Under the Obama-era rule expansion, even if an employer did not actually exercise direct control over a temporary worker, joint employment may be created merely if the alleged employer maintained the right to control the worker in its contract with a staffing agency. To address this expansion to the joint-employer test, the NLRB now seeks to use its rule-making process to address the recent confusion in its standard for joint employment.

NLRB and Department of Labor’s Action to
Re-Narrow Stance on Joint Employment

On Friday, September 14, 2018, the National Labor Relations Board (NLRB) issued its Notice of Proposed Rulemaking in the latest attempt to address the “joint-employer” standard under the National Labor Relations Act. The proposed rule states that a separate entity will be considered a joint employer “only if the two employers share or co-determine the employee’s essential terms and conditions of employment, such as hiring, firing, discipline, supervision, and direction.” In sum, this proposed rule would return the joint employer standard to longtime precedent.

Further, the DOL’s Fall 2018 Unified Agenda of Regulatory and Deregulatory Actions stated that the DOL would issue a notice of proposed rulemaking to define and limit what entities will be deemed joint employers under the federal employment laws that the DOL enforces and interprets, such as wage and hour laws. Thus, both the NLRB and the DOL have gone forward with promised regulatory action to narrow the Obama-era expansions to the joint-employer test.

As a result, in 2019, employers can expect positive developments from the Board in a number of areas regarding provisions under the National Labor Relations Act (NLRA), including changes to the joint-employment test. Most significantly, we will see the Board continue to reverse Obama-Board decisions that had dramatically expanded the number of companies that would be deemed joint employers and the nature and scope of what employee concerted activities are protected under Section 7 of the Act.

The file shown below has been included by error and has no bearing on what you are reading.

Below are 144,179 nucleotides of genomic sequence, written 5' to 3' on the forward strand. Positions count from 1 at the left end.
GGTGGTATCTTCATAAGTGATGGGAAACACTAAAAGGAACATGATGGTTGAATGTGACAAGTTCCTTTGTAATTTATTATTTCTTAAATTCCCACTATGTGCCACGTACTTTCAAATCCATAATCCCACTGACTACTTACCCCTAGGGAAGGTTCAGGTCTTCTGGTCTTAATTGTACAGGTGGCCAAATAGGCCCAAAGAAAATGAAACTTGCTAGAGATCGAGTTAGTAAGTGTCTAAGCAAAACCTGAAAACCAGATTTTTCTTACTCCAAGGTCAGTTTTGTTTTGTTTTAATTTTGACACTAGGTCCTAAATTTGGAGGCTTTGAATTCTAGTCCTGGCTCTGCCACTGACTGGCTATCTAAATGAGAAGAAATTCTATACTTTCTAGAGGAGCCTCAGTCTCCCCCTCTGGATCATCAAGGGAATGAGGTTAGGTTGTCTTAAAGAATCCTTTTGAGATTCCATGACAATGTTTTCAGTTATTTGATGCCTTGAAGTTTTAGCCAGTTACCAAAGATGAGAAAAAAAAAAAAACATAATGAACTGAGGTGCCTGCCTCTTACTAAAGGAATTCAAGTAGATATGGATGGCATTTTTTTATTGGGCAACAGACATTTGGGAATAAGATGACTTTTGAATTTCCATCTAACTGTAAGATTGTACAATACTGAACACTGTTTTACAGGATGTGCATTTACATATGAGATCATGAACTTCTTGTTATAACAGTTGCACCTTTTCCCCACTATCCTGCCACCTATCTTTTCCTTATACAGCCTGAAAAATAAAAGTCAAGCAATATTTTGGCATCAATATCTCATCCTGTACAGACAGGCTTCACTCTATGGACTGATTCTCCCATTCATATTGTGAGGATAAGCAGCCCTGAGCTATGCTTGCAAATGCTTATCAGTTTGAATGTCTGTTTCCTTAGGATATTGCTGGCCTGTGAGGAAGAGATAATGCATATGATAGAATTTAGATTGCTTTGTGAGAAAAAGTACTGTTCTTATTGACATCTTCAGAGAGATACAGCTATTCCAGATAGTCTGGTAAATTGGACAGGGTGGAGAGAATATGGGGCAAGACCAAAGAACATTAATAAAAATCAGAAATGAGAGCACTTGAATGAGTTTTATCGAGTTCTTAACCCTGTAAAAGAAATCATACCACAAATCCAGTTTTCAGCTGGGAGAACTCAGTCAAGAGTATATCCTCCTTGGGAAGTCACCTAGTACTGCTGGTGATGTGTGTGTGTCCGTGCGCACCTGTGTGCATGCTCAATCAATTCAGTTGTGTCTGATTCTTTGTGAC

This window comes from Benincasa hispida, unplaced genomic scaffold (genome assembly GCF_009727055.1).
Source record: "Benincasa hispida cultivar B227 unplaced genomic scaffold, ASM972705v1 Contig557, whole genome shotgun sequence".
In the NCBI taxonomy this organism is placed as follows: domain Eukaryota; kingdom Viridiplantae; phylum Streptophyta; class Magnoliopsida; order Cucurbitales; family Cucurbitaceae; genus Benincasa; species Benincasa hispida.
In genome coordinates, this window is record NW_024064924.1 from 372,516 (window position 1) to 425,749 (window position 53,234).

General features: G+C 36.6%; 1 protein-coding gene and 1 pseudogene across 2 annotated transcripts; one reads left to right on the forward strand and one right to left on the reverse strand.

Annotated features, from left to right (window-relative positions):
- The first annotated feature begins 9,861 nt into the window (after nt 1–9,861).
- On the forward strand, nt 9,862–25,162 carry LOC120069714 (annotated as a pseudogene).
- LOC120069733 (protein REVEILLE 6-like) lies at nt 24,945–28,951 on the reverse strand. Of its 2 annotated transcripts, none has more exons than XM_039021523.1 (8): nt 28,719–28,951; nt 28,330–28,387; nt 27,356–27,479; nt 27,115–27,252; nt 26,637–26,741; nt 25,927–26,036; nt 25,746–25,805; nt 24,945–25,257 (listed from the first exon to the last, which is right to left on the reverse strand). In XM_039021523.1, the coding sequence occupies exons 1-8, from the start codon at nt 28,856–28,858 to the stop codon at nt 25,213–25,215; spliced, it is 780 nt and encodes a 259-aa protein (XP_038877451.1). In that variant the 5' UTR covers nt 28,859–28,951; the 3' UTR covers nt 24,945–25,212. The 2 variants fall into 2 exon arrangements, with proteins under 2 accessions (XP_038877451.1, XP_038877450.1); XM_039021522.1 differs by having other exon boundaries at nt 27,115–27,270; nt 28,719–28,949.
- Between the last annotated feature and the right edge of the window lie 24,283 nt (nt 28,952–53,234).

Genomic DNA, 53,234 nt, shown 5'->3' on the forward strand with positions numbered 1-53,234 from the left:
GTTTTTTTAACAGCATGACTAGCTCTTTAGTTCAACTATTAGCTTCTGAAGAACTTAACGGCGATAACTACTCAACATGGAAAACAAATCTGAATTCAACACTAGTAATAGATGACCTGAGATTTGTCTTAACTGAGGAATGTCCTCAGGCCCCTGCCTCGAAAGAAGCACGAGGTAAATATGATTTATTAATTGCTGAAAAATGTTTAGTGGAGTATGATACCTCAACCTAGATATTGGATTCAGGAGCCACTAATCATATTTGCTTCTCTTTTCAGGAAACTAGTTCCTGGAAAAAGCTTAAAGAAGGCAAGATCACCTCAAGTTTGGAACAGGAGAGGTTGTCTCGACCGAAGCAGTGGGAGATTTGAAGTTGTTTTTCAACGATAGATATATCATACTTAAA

Snag in the Rule-Making Process

The Board’s ongoing rule-making process was complicated by a recent decision from the D.C. Circuit, which held that the Obama-era rule expansion was a valid exercise of the Board’s powers and was consistent with the common law joint-employment test. The D.C. Circuit ruling likely indicates that any attempt to significantly walk back the Obama rule—as the Trump Board’s draft rule will do—will likely be met with skepticism from the D.C. Circuit. As a result of the ruling, the current Board extended the initial notice-and-comment period through January 14, 2019 regarding proposed changes to the joint-employment test. Thus, further clarification from the Board or the Department of Labor may be significantly delayed until late into 2019. In the meantime, employers should continue to work with counsel to carefully vet their agreements with independent contractors, staffing agencies, franchisees, and anyone else performing services on their behalf.

Contact Nardone Limited

The Nardone Limited employment attorneys handle a full spectrum of employment law issues, including business disputes and litigation, drafting of employment and restrictive covenants, and consultation on all types of employment law issues. If your business needs advice or representation on an employment dispute before the EEOC, the OCRC, or regarding potential employment litigation, contact one of our employment attorneys. Further, feel free to contact Nardone Limited if you would like more information or consultation regarding any employment law issue.